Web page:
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Some get amplified; others run into gating mechanisms that inhibit them, and equations from control theory don't fully capture those details. In response, Bassett channels Ptolemy. The game, called Quantum Moves , is based on a real problem in quantum computing: how fast a laser can move an atom between wells in an egg-box-like structure without changing the energy of the atom, which is in a delicate quantum state.
Endless possible combinations of movement and timing exist, and scientists have designed computer algorithms to try to solve the problem. In the game, an atom is represented by what looks like a liquid sloshing around in a well, which reflects the wave-like nature of a quantum particle.
In one level, players move a cursor to control a second well, which they use to collect the sloshing liquid and take it back to a base. Once they find ways to transfer the liquid, a computer can then convert their mouse movements to solutions to the real-world quantum egg box.
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The researchers then fed the human solutions into a computer for further refinement. Not only were more than half of the human-inspired solutions more efficient than those produced by just computer algorithms, but the two best hybrid strategies were faster than what the quickest computers had been able to achieve working alone. Games enable researchers to appeal to the public for help in solving scientific problems.
What abilities humans bring to the mix is unclear. Although an interest in physics seems to correlate with ability in the game, success did not correlate with years spent studying quantum physics. Quantum concepts may seem less bizarre to people in a game than they do in other contexts, because it is an environment in which they expect rules to be broken, adds Sabrina Maniscalco of the Turku Centre for Quantum Physics in Finland, who runs an event aimed at making games that might benefit quantum physics.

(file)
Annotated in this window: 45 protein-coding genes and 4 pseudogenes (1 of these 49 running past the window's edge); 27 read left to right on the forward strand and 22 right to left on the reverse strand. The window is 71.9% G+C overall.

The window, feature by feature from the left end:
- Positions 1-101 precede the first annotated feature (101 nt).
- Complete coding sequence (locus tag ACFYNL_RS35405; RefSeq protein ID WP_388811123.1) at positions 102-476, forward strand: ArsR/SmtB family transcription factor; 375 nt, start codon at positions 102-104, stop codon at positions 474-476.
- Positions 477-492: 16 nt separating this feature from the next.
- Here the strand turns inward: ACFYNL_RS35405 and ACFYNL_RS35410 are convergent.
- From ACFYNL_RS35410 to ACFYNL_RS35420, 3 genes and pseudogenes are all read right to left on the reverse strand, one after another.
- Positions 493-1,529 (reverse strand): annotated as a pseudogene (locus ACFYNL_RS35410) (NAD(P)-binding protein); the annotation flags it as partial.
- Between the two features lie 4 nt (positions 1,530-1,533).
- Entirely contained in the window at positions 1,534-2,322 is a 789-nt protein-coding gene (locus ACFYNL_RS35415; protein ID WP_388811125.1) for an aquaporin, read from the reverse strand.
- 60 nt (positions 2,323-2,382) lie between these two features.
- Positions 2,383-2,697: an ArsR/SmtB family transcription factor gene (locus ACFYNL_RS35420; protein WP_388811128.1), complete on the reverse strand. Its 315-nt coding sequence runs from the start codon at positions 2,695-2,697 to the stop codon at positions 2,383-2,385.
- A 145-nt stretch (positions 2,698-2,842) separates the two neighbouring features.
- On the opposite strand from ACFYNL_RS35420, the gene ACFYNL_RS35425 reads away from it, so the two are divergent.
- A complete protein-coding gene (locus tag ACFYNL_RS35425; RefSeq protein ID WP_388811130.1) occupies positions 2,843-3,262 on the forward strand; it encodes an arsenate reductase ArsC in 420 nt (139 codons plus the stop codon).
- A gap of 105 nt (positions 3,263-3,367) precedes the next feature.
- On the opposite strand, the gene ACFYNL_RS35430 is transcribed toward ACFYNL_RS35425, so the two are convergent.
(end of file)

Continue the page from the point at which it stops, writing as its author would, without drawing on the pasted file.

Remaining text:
To Sherson, the results also suggest that physicists could use their own intuition more. To that end, his team is building a version of the game in which physicists can tweak the scenario to represent different set-ups, potentially offering them new insights into their work. Other quantum physicists agree that the finding that people can develop an intuition for quantum processes is surprising, but think that scientists already use intuition to solve quantum problems, at least at the mathematical level.
By playing the game, people perhaps gain a form of that intuition, says Seth Lloyd, a physicist at the Massachusetts Institute of Technology in Cambridge. He notes that before babies learn to expect an object to stay where it is, they have a form of quantum intuition, which they lose. Unite to build a quantum Internet. Lloyd also says that much of the success of Quantum Moves is due to its clever design, which successfully translates a quantum problem to a visual one, but which could fail with more-complex quantum problems.
Physicists who are trying to develop quantum-computing algorithms already play around with graphical interfaces to help them to improve on existing solutions, says Charles Tahan, a theoretical physicist at the University of Maryland in College Park.